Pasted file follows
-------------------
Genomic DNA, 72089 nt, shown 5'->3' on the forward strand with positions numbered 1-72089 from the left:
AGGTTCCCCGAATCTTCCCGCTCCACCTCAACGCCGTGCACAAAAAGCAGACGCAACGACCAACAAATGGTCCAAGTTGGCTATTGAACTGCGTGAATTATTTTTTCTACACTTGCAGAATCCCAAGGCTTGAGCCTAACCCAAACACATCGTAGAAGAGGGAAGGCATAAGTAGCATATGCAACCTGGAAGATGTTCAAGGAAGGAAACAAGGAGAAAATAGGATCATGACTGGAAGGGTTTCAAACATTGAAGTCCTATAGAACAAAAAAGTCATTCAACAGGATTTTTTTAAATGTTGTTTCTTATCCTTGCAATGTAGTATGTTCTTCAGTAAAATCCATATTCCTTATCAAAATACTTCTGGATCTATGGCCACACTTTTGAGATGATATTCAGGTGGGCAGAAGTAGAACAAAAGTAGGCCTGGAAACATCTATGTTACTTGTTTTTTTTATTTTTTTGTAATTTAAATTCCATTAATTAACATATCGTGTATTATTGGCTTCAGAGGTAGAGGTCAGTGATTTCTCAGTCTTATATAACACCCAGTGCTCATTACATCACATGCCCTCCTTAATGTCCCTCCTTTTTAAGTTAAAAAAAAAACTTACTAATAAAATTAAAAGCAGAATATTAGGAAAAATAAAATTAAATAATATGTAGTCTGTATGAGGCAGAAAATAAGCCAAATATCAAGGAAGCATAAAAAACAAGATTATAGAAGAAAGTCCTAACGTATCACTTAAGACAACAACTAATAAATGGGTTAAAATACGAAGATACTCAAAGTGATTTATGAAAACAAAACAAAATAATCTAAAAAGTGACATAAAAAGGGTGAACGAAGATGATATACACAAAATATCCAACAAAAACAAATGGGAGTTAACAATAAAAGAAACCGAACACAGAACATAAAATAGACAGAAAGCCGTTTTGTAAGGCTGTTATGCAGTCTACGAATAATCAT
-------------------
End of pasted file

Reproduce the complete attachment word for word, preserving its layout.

Genomic DNA, 72089 nt, shown 5'->3' on the forward strand with positions numbered 1-72089 from the left:
AGGTTCCCCGAATCTTCCCGCTCCACCTCAACGCCGTGCACAAAAAGCAGACGCAACGACCAACAAATGGTCCAAGTTGGCTATTGAACTGCGTGAATTATTTTTTCTACACTTGCAGAATCCCAAGGCTTGAGCCTAACCCAAACACATCGTAGAAGAGGGAAGGCATAAGTAGCATATGCAACCTGGAAGATGTTCAAGGAAGGAAACAAGGAGAAAATAGGATCATGACTGGAAGGGTTTCAAACATTGAAGTCCTATAGAACAAAAAAGTCATTCAACAGGATTTTTTTAAATGTTGTTTCTTATCCTTGCAATGTAGTATGTTCTTCAGTAAAATCCATATTCCTTATCAAAATACTTCTGGATCTATGGCCACACTTTTGAGATGATATTCAGGTGGGCAGAAGTAGAACAAAAGTAGGCCTGGAAACATCTATGTTACTTGTTTTTTTTATTTTTTTGTAATTTAAATTCCATTAATTAACATATCGTGTATTATTGGCTTCAGAGGTAGAGGTCAGTGATTTCTCAGTCTTATATAACACCCAGTGCTCATTACATCACATGCCCTCCTTAATGTCCCTCCTTTTTAAGTTAAAAAAAAAACTTACTAATAAAATTAAAAGCAGAATATTAGGAAAAATAAAATTAAATAATATGTAGTCTGTATGAGGCAGAAAATAAGCCAAATATCAAGGAAGCATAAAAAACAAGATTATAGAAGAAAGTCCTAACGTATCACTTAAGACAACAACTAATAAATGGGTTAAAATACGAAGATACTCAAAGTGATTTATGAAAACAAAACAAAATAATCTAAAAAGTGACATAAAAAGGGTGAACGAAGATGATATACACAAAATATCCAACAAAAACAAATGGGAGTTAACAATAAAAGAAACCGAACACAGAACATAAAATAGACAGAAAGCCGTTTTGTAAGGCTGTTATGCAGTCTACGAATAATCAT